Patients with cancer are at high risk for "financial toxicity," and nurses need to be equipped to talk to them about the financial aspects of their care, according to Teresa Hagan Thomas, Ph.D., from the University of Pittsburgh School of Nursing.

It is not only the cost of treatment that contributes to financial stress; co-pays, lost wages, tolls, gas, transportation, food, parking, and childcare also play a role, Thomas said here at the Oncology Nursing Society 2018 Annual Congress.

And the problem is amplified in cancer patients because of the convergence of several factors: the higher cost of care, higher deductibles (including soaring expenses for new targeted treatments and immunotherapies), and a shift in care from community hospitals to hospital-based academic practices, which are often more expensive.

Also, because cutting-edge oral chemotherapy is considered a prescription drug benefit, whereas intravenous chemotherapy is a medical benefit, coinsurance rates are higher for patients taking oral chemotherapies, she explained.

Estimates of the number of cancer patients living with financial stress vary, depending on the measurement used. However, "when we're looking at strictly monetary measures, estimates suggest that between one-fourth and one-half of all adult patients with cancer experience financial toxicity," Thomas reported.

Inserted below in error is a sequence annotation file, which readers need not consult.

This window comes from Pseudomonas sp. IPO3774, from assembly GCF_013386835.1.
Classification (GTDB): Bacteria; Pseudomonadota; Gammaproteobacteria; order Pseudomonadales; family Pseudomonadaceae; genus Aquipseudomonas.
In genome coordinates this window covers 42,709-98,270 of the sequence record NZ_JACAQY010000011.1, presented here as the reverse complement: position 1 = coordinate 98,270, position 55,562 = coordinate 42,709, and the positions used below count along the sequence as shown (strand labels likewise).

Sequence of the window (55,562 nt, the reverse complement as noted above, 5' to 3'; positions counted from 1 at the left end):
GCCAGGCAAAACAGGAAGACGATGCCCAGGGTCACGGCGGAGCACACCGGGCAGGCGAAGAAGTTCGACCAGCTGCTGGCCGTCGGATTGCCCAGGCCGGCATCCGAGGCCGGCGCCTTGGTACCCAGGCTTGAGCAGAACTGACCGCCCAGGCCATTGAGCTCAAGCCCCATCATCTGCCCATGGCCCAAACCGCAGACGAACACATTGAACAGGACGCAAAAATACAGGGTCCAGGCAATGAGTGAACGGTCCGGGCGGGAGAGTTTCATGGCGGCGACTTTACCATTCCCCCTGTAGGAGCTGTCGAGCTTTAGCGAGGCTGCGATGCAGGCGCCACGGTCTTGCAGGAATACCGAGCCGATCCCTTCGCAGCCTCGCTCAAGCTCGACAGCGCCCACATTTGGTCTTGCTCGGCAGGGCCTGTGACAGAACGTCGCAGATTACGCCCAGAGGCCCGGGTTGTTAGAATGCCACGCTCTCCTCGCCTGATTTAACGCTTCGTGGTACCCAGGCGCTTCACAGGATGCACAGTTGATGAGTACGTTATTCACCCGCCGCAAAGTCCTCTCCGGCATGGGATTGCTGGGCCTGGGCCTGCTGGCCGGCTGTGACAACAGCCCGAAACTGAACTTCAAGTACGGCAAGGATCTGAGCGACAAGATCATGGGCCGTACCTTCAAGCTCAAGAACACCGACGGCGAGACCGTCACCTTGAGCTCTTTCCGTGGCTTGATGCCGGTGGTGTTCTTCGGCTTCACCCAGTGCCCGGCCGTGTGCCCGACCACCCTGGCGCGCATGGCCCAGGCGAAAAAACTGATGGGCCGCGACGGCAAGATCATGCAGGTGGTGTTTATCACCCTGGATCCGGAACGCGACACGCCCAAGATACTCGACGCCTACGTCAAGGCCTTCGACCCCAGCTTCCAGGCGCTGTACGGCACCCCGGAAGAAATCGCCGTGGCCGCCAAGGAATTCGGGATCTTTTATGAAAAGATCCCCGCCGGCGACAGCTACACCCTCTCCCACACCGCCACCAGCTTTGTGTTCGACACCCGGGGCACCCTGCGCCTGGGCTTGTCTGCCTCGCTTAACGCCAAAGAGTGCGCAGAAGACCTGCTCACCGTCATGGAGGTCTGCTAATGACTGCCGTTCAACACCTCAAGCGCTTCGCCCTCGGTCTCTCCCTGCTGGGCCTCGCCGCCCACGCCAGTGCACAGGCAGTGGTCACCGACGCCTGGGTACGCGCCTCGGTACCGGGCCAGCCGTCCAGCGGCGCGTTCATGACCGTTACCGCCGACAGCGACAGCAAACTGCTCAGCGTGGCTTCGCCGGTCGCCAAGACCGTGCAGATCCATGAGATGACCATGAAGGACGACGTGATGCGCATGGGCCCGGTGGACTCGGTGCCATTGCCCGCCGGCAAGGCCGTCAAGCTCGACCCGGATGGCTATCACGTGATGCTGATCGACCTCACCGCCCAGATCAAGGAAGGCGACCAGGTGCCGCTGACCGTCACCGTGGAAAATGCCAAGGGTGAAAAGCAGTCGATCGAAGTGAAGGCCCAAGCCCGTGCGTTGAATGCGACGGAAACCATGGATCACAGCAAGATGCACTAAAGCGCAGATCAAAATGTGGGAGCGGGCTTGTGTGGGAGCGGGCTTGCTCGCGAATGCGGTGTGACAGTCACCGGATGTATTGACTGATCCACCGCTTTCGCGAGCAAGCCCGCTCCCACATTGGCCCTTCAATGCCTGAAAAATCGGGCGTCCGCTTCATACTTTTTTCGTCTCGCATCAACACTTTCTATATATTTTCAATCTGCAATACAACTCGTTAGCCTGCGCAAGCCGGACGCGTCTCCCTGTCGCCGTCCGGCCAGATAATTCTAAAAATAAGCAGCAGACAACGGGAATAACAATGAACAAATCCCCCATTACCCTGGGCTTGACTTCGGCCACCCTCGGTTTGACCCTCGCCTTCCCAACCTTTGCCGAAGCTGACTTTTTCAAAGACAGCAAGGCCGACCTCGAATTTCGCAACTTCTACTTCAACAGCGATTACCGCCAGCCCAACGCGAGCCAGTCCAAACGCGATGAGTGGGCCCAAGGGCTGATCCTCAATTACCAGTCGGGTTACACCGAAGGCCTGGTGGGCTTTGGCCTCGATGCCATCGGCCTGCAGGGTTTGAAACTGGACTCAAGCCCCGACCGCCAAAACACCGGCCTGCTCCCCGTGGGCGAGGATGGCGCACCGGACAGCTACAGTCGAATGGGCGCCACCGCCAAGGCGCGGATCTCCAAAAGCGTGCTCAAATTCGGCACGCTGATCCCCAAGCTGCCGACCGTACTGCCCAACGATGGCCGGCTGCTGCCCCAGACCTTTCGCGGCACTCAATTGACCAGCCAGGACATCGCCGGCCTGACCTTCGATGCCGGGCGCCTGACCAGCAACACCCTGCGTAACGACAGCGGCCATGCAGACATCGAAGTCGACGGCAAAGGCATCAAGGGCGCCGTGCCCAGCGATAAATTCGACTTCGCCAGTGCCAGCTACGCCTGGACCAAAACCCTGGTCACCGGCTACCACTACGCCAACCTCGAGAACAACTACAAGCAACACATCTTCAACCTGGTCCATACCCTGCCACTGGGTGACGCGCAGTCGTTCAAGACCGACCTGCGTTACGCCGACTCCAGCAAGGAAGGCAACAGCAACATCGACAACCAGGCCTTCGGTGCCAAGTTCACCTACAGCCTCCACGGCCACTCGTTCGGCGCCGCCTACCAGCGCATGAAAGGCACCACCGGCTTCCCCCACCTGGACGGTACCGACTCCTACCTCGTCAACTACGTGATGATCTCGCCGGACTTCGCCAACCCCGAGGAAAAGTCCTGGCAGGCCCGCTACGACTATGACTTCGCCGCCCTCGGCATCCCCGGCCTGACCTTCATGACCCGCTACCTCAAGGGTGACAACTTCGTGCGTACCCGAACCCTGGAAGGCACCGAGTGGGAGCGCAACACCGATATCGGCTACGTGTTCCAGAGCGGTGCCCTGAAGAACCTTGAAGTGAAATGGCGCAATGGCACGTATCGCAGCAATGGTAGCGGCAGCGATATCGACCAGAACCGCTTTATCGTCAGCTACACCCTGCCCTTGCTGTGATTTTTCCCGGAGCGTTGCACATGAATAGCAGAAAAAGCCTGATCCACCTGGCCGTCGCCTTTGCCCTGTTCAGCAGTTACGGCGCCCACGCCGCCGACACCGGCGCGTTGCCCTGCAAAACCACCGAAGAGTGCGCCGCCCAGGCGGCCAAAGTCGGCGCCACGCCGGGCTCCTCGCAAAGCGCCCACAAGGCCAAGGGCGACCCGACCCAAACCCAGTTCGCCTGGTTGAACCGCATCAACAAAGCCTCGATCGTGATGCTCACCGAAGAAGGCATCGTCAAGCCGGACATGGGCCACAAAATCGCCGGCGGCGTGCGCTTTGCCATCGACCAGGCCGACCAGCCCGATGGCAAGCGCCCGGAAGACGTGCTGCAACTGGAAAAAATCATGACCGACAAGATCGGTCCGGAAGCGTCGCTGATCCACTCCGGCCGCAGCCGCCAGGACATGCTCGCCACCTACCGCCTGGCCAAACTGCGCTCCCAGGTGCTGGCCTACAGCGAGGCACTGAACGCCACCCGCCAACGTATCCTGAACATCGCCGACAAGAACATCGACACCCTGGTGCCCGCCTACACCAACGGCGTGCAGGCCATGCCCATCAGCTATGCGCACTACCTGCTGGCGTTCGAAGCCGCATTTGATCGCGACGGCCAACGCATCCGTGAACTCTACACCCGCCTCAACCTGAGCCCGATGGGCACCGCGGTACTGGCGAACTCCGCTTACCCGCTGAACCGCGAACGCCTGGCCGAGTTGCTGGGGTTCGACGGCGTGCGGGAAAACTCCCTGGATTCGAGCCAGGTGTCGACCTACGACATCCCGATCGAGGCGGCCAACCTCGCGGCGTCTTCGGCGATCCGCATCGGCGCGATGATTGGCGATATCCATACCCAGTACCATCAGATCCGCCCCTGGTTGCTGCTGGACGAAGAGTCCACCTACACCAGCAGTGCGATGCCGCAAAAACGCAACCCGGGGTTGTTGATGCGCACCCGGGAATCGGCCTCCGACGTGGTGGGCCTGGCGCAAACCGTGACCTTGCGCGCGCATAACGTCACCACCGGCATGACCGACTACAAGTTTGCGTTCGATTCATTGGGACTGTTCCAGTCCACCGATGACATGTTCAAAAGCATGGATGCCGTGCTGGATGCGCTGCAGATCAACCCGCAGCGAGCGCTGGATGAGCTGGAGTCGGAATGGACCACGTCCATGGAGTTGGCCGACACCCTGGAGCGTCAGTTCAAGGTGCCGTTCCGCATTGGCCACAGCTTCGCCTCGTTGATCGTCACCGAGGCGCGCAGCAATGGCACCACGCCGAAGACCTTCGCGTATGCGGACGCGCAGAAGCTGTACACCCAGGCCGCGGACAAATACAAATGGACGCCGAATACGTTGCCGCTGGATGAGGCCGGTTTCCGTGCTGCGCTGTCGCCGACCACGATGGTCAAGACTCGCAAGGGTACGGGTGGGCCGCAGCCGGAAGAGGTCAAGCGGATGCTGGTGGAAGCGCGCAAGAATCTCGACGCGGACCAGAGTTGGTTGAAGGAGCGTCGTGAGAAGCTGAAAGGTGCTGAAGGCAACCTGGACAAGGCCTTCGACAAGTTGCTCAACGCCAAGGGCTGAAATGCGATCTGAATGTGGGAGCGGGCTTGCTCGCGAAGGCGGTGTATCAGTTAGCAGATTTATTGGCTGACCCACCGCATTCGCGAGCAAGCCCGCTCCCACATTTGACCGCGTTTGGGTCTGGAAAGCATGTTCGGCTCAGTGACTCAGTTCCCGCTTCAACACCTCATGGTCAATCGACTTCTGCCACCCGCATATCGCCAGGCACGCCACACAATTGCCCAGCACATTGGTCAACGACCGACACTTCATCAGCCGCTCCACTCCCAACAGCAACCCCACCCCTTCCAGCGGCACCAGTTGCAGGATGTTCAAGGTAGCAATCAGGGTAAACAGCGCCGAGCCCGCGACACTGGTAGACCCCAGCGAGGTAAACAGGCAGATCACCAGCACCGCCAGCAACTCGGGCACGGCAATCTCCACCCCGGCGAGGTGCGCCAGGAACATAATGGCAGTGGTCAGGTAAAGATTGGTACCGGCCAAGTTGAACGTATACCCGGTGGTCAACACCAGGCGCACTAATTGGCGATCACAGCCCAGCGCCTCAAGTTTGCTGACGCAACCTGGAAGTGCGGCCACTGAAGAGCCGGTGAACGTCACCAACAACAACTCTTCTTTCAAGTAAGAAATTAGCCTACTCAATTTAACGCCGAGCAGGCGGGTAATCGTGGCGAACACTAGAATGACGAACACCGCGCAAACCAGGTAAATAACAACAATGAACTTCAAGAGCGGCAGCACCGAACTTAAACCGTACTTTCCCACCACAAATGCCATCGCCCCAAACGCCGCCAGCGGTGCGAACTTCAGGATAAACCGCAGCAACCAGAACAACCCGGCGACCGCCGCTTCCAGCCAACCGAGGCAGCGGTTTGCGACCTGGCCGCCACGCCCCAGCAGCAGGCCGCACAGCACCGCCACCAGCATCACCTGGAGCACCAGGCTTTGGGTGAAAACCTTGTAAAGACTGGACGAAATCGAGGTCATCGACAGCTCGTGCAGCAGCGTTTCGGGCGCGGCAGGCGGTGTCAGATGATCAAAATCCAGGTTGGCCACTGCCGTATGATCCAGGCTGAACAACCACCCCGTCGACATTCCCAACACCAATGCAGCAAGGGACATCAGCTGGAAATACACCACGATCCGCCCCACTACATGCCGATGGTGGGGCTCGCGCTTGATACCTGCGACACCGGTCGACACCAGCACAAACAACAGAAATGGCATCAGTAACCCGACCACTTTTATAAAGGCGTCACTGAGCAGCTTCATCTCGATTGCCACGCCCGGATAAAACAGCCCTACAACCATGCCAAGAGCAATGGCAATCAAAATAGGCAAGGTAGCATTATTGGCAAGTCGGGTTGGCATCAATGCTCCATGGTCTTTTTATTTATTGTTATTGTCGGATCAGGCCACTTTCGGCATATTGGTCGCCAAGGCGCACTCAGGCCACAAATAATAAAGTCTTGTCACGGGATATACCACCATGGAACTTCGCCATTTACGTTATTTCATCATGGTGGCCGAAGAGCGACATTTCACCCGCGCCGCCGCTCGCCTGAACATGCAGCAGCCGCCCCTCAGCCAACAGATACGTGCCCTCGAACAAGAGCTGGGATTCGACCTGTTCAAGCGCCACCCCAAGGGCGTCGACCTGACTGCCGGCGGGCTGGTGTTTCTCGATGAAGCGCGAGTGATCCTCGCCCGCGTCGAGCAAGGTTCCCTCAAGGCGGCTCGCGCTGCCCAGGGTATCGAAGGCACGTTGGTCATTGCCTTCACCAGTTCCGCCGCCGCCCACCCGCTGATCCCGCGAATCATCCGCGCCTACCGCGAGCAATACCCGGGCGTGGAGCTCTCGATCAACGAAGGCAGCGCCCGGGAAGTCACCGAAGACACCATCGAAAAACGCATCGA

Women are at higher risk for financial toxicity, as are young patients not yet eligible for Medicare and who do not have a large pool of assets, people in ethnic or racial minority groups, and patients with high deductibles. Skipping medications, focusing on the cost of treatment, and wanting to change insurance are all warning signs of financial stress, she explained.

One study demonstrated that cancer patients in the state of Washington were, on average, about 2.5 times more likely to declare bankruptcy than people without cancer. And patients who did declare bankruptcy were 80% more likely to die.

Strategies to Help Patients

"Patient navigation has proven to be an effective strategy for reducing cancer mortality," said Rosenzweig. "Why not apply this to financial navigation?" She described four things that work well: asking patients about their worries; being transparent about costs; assessing distress, and knowing the referral systems.

"Additionally, providers should know the value of the care they are delivering and be well versed on what is considered low-value care," she said. Choosing Wisely recommendations from the American Society of Clinical Oncology target low-value care to decrease costs.

One recommendation suggests that one-drug chemotherapy is used instead of combination chemotherapy for the treatment of metastatic breast cancer unless the patient needs a rapid response to relieve tumor-related symptoms.

Another suggests the avoidance of routine screenings, routine PET scans, and the routine use of growth factors, which can drive up costs. However, even when the concerns of the patient are addressed, the structural problems of poor coverage and the cost of treatment remain, Rosenzweig pointed out.